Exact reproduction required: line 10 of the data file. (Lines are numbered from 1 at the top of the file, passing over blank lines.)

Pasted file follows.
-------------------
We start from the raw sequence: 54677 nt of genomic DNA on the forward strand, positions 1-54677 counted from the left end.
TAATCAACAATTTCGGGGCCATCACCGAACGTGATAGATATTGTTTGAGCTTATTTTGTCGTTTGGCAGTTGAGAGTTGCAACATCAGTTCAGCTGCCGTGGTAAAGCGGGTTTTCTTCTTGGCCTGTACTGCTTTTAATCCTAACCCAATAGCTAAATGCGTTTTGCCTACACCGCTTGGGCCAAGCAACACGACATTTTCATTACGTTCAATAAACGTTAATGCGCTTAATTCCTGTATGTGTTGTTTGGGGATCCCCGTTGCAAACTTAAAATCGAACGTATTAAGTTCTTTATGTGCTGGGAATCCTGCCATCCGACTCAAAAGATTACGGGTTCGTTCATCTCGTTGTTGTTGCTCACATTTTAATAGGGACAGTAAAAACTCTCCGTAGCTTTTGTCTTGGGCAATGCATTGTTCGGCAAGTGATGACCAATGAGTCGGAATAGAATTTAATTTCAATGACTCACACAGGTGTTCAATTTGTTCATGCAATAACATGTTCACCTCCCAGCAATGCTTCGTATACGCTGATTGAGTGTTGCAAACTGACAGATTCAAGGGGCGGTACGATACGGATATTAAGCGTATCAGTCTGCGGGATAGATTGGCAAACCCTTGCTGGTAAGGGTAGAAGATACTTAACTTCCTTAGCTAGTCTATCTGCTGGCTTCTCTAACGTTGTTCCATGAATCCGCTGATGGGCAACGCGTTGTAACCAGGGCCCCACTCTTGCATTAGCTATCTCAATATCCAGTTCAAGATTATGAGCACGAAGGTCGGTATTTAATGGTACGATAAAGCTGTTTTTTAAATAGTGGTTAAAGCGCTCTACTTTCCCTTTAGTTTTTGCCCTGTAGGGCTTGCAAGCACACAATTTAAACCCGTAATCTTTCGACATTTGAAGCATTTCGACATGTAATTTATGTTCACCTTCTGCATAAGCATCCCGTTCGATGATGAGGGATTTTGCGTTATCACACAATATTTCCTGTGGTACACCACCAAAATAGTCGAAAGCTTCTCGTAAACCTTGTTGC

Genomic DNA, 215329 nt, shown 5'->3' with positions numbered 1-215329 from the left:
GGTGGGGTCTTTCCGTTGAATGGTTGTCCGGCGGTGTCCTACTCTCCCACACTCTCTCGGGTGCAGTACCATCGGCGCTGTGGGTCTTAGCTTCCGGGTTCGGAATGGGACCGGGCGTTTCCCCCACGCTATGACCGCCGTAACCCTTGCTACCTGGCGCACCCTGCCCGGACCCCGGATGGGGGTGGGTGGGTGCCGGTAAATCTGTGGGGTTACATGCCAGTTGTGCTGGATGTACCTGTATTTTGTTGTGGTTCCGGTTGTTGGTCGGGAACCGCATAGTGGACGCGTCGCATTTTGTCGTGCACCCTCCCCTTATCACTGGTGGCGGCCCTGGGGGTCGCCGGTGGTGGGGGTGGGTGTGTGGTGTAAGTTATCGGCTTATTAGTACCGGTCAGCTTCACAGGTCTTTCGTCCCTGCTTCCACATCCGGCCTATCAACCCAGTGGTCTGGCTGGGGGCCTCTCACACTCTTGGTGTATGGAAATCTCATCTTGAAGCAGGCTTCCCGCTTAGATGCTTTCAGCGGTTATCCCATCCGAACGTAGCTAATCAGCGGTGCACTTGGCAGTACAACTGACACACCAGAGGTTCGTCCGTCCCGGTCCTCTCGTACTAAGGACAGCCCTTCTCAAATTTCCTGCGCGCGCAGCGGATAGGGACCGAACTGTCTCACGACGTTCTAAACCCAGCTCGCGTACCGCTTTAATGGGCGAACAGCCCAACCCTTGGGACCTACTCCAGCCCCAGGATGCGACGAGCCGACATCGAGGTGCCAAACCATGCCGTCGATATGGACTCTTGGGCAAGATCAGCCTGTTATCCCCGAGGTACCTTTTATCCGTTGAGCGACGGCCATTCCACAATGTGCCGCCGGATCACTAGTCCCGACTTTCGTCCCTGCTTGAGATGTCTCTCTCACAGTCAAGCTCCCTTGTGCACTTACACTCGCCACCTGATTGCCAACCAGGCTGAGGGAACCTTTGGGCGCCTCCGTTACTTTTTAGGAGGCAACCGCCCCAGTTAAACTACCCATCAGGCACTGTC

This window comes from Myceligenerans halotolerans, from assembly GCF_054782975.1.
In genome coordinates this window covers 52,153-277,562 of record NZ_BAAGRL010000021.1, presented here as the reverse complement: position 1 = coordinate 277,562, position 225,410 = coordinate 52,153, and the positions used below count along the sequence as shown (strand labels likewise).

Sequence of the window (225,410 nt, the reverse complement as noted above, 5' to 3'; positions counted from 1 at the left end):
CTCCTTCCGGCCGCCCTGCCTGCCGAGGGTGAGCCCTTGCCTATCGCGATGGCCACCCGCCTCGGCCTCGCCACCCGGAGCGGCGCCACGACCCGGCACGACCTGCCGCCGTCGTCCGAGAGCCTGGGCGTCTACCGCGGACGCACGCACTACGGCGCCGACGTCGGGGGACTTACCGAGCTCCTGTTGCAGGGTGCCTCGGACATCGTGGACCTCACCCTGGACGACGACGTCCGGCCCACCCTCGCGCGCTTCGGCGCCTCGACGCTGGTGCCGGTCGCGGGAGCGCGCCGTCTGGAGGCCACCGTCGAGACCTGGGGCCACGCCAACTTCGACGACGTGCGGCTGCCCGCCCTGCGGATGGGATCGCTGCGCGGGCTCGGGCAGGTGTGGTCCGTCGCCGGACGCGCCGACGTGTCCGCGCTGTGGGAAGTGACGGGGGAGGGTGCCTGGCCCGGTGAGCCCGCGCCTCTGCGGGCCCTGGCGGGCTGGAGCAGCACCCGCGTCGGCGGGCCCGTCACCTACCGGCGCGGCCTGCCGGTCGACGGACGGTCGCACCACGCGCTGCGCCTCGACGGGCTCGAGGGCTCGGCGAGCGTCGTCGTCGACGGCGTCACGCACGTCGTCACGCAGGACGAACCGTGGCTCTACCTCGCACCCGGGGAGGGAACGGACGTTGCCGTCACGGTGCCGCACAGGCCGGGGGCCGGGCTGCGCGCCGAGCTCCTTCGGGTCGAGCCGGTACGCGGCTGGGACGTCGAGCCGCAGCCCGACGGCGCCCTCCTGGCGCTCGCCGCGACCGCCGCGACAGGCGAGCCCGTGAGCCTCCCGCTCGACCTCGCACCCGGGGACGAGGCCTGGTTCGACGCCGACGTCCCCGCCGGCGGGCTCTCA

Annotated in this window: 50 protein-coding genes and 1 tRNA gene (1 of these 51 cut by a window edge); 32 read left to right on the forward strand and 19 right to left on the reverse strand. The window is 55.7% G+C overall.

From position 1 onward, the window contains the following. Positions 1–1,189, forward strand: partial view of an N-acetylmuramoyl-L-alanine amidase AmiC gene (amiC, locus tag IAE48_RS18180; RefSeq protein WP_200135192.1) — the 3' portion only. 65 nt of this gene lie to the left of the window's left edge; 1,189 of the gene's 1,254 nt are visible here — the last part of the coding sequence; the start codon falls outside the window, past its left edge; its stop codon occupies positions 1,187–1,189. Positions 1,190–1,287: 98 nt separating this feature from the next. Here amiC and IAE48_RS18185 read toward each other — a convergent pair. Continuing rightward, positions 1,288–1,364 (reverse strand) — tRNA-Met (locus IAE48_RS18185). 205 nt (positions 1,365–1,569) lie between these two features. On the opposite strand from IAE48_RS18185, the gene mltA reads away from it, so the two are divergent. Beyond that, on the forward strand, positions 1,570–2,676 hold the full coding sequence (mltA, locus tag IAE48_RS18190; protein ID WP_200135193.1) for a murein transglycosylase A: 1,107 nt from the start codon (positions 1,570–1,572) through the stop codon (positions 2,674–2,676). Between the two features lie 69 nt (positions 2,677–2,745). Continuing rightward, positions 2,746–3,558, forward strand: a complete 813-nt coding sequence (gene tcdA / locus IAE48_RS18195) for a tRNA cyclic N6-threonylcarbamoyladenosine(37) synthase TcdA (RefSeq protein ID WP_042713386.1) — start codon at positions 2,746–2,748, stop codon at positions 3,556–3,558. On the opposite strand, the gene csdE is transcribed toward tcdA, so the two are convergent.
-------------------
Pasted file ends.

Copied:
From position 1 onward, the window contains the following. Positions 1–1,189, forward strand: partial view of an N-acetylmuramoyl-L-alanine amidase AmiC gene (amiC, locus tag IAE48_RS18180; RefSeq protein WP_200135192.1) — the 3' portion only. 65 nt of this gene lie to the left of the window's left edge; 1,189 of the gene's 1,254 nt are visible here — the last part of the coding sequence; the start codon falls outside the window, past its left edge; its stop codon occupies positions 1,187–1,189. Positions 1,190–1,287: 98 nt separating this feature from the next. Here amiC and IAE48_RS18185 read toward each other — a convergent pair. Continuing rightward, positions 1,288–1,364 (reverse strand) — tRNA-Met (locus IAE48_RS18185). 205 nt (positions 1,365–1,569) lie between these two features. On the opposite strand from IAE48_RS18185, the gene mltA reads away from it, so the two are divergent. Beyond that, on the forward strand, positions 1,570–2,676 hold the full coding sequence (mltA, locus tag IAE48_RS18190; protein ID WP_200135193.1) for a murein transglycosylase A: 1,107 nt from the start codon (positions 1,570–1,572) through the stop codon (positions 2,674–2,676). Between the two features lie 69 nt (positions 2,677–2,745). Continuing rightward, positions 2,746–3,558, forward strand: a complete 813-nt coding sequence (gene tcdA / locus IAE48_RS18195) for a tRNA cyclic N6-threonylcarbamoyladenosine(37) synthase TcdA (RefSeq protein ID WP_042713386.1) — start codon at positions 2,746–2,748, stop codon at positions 3,556–3,558. On the opposite strand, the gene csdE is transcribed toward tcdA, so the two are convergent.